What I love about Subculture is the amount of mattes you get: that’s what makes it so versatile. I think this palette didn’t initially appeal to me because of the shortage of shimmer/glitter shades; what I didn’t realise is with 11 mattes this varied in colour, there are so many options for creating different looks, which can be completely transformed depending on which of the remaining three shades you choose to add to it.


Remember how stuck for ideas I was with the Mint Chocolate palette? I can’t imagine that happening with Subculture. I might top it up with glitter or the Modern Renaissance here and there, but I wouldn’t feel uninspired if I had to use it by itself. Where Mint Chocolate gives you multiple matte browns and the colour in metallic form, Subculture’s mattes are neutral, blue, yellows, berry, warm, cool. It gives you everything you need to build a strong foundation for your looks easily.

Speaking of using Subculture alongside Modern Renaissance, I have actually paired the sister palettes together a couple of times. They complement each other perfectly, so that if you’re missing a certain shade to complete a look in one, it’s usually in the other! Plus as much as I love a dark, gothic eye, I don’t find it particularly season appropriate; pairing the two should result in some Spring looks with an edge.


The Not-So-Good


Which segways nicely into my one issue with Subculture: the shade Edge.  In the palette, it looks like an amazing Mustard shade, which I couldn’t wait to pair with Axis. Unfortunately, when applied, it’s not as vibrant or even the same colour (which is why the term oxidation came up a lot in reviews). It’s one of the reasons my first attempt at this look didn’t turn out as planned, but mixing it with Golden Ochre from Modern Renaissance made my second try a success. By itself I also found it has little to no staying power, and fades quickly.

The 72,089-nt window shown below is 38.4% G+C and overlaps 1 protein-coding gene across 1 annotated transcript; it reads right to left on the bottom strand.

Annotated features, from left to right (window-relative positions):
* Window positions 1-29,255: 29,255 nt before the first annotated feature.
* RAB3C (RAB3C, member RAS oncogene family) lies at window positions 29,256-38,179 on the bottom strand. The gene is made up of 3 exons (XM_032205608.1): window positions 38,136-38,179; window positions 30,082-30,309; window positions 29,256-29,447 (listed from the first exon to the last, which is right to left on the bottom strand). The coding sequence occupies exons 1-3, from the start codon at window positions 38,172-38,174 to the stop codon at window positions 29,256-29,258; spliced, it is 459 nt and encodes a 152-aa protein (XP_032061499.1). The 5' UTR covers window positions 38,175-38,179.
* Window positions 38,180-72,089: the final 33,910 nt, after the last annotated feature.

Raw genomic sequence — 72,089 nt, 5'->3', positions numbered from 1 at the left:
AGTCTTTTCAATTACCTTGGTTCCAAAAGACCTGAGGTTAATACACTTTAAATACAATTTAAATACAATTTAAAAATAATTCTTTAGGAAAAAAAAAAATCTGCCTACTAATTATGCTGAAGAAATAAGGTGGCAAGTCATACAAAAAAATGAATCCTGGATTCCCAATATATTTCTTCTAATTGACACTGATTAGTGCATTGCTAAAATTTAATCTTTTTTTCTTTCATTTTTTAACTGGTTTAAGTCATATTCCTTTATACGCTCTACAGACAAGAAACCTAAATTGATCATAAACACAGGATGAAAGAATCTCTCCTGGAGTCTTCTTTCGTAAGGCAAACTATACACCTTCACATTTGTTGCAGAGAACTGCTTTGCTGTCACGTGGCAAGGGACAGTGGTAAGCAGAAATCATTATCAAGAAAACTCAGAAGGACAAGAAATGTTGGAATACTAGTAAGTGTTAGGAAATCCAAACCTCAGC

Should You Buy It?

If you like the look of Subculture but you’re a little too nervous to buy it, don’t be! So far, I love it, and I think ABH shadows are becoming one of my favourite formulas. I thought I would get buyer’s remorse, but actually my biggest regret is not getting it sooner to use throughout Autumn and Winter.


This look previously featured in my recent haul

I would just add that if you are newer to makeup, and you are thinking of getting this, I would actually recommend going for a cheaper dupe. Subculture definitely requires a more advanced level of blending, so you might struggle with it and feel like you wasted your money. The dupes from W7 and Makeup Revolution have had some great reviews, so if you’re really keen on the shade selection you may be happier starting with one of those.


Details of all three looks are available on my Instagram

You can buy the palette from Beauty Bay, Cult Beauty, and the UK ABH website.

What about you? What did you think of the Subculture palette? Don’t forget to let me know in the comments!